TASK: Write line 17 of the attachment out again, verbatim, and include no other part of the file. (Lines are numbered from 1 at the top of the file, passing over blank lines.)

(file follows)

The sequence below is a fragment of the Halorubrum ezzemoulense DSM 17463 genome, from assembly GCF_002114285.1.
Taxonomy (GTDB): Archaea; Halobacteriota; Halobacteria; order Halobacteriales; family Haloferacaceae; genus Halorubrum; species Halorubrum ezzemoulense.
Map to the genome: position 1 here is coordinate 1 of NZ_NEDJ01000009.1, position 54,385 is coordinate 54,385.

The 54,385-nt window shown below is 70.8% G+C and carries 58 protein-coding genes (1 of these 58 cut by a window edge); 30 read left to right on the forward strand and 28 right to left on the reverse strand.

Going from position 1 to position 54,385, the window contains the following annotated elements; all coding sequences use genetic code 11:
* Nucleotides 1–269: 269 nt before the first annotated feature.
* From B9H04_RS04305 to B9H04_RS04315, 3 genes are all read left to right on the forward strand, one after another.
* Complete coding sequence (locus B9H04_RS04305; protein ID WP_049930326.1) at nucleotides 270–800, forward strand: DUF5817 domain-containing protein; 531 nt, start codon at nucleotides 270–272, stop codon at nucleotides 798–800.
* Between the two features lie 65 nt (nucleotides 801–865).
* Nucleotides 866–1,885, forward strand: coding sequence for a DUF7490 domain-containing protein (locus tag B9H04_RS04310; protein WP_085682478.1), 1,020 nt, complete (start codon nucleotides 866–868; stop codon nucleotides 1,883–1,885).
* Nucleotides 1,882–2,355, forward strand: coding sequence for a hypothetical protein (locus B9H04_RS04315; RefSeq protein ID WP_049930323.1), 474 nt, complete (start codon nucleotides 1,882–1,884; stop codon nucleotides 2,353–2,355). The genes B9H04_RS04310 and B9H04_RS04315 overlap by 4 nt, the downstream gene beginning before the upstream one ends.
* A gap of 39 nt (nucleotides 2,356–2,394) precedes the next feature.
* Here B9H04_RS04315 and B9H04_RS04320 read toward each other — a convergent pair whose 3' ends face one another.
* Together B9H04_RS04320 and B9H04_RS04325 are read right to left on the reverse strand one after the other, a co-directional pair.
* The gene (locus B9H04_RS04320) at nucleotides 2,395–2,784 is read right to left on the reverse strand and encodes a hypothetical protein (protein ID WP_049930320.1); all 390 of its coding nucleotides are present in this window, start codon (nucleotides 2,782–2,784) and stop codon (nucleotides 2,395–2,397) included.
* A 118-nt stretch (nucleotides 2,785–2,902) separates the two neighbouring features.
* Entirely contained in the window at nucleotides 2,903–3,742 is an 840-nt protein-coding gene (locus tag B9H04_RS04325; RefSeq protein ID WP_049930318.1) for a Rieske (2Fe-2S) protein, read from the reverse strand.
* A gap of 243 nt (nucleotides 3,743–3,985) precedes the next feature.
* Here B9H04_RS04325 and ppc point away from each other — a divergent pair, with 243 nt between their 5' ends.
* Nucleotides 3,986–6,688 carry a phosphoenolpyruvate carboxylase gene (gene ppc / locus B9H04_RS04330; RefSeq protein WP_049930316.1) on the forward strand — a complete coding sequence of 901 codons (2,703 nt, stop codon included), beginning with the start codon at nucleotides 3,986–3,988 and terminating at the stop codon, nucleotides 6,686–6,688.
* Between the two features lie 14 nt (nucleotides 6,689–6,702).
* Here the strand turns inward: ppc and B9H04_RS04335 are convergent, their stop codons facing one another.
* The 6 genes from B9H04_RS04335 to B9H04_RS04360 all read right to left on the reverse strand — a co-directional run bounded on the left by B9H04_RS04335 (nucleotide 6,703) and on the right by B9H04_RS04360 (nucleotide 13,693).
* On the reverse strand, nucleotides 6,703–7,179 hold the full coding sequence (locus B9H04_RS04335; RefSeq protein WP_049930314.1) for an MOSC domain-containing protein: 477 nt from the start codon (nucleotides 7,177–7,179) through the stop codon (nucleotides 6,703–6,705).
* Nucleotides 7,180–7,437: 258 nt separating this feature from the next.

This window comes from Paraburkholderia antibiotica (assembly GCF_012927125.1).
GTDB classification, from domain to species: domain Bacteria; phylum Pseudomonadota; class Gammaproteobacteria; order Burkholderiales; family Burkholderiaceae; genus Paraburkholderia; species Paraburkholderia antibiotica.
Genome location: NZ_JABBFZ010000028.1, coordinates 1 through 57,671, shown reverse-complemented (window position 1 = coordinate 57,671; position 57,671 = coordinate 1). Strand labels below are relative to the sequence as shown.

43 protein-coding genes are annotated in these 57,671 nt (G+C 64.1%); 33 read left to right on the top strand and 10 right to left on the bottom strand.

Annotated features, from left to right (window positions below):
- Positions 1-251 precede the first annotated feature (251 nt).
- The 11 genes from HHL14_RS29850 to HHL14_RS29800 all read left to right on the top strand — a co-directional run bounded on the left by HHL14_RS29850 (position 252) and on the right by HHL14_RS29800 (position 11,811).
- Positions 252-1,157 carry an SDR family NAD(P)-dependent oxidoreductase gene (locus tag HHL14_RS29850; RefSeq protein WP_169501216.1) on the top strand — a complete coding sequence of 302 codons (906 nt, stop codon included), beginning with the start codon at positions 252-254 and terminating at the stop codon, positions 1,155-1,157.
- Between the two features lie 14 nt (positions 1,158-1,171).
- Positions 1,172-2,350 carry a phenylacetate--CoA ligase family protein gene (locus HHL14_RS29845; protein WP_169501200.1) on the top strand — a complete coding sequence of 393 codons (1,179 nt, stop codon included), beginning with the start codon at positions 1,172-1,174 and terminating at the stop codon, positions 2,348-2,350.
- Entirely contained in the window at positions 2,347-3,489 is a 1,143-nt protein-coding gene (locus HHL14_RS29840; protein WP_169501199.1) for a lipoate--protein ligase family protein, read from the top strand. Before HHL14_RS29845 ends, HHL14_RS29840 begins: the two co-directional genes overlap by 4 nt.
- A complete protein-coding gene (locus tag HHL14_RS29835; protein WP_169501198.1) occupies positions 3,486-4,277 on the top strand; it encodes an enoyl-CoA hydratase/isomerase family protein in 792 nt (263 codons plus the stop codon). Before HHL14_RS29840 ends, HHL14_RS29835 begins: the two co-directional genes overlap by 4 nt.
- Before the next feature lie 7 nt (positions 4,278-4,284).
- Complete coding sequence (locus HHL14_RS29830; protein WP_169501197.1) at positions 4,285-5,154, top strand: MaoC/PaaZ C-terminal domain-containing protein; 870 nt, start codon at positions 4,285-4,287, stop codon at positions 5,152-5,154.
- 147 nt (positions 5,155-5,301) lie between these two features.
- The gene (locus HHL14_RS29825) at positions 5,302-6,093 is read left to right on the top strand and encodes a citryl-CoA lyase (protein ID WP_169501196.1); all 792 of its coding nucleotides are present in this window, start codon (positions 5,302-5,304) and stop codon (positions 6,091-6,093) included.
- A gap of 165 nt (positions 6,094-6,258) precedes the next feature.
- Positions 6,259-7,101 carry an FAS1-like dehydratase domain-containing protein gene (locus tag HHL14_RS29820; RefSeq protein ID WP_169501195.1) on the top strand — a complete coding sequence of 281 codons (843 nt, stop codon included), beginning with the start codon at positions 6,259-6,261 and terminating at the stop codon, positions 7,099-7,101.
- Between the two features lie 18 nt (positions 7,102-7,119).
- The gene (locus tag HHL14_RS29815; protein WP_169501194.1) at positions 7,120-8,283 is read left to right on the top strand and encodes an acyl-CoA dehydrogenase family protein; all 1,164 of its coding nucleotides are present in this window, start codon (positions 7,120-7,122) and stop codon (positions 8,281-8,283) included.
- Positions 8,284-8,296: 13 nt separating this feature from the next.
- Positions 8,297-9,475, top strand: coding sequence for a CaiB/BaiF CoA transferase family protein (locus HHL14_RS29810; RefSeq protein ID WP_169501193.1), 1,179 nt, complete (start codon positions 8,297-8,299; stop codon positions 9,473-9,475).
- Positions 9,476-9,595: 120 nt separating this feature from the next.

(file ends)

* Entirely contained in the window at nucleotides 2,903–3,742 is an 840-nt protein-coding gene (locus tag B9H04_RS04325; RefSeq protein ID WP_049930318.1) for a Rieske (2Fe-2S) protein, read from the reverse strand.